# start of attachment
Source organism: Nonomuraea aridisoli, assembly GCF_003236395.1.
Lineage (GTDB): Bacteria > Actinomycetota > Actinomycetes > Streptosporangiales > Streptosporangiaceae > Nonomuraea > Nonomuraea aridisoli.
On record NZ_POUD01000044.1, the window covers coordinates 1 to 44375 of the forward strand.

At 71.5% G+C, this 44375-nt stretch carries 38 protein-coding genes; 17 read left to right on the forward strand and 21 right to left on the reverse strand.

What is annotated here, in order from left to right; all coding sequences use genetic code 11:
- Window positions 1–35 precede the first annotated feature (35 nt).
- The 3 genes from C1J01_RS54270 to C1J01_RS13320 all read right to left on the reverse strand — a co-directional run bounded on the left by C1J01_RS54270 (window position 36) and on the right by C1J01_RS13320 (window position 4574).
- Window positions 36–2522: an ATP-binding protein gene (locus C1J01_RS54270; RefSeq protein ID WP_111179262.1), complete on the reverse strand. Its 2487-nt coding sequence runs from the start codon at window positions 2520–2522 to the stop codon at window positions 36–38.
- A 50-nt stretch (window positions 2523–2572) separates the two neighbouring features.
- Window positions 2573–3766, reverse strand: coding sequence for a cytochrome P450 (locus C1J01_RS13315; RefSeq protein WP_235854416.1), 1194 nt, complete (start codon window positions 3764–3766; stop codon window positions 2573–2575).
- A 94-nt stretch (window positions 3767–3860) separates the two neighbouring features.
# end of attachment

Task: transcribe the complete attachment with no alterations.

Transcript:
Source organism: Nonomuraea aridisoli, assembly GCF_003236395.1.
Lineage (GTDB): Bacteria > Actinomycetota > Actinomycetes > Streptosporangiales > Streptosporangiaceae > Nonomuraea > Nonomuraea aridisoli.
On record NZ_POUD01000044.1, the window covers coordinates 1 to 44375 of the forward strand.

At 71.5% G+C, this 44375-nt stretch carries 38 protein-coding genes; 17 read left to right on the forward strand and 21 right to left on the reverse strand.

What is annotated here, in order from left to right; all coding sequences use genetic code 11:
- Window positions 1–35 precede the first annotated feature (35 nt).
- The 3 genes from C1J01_RS54270 to C1J01_RS13320 all read right to left on the reverse strand — a co-directional run bounded on the left by C1J01_RS54270 (window position 36) and on the right by C1J01_RS13320 (window position 4574).
- Window positions 36–2522: an ATP-binding protein gene (locus C1J01_RS54270; RefSeq protein ID WP_111179262.1), complete on the reverse strand. Its 2487-nt coding sequence runs from the start codon at window positions 2520–2522 to the stop codon at window positions 36–38.
- A 50-nt stretch (window positions 2523–2572) separates the two neighbouring features.
- Window positions 2573–3766, reverse strand: coding sequence for a cytochrome P450 (locus C1J01_RS13315; RefSeq protein WP_235854416.1), 1194 nt, complete (start codon window positions 3764–3766; stop codon window positions 2573–2575).
- A 94-nt stretch (window positions 3767–3860) separates the two neighbouring features.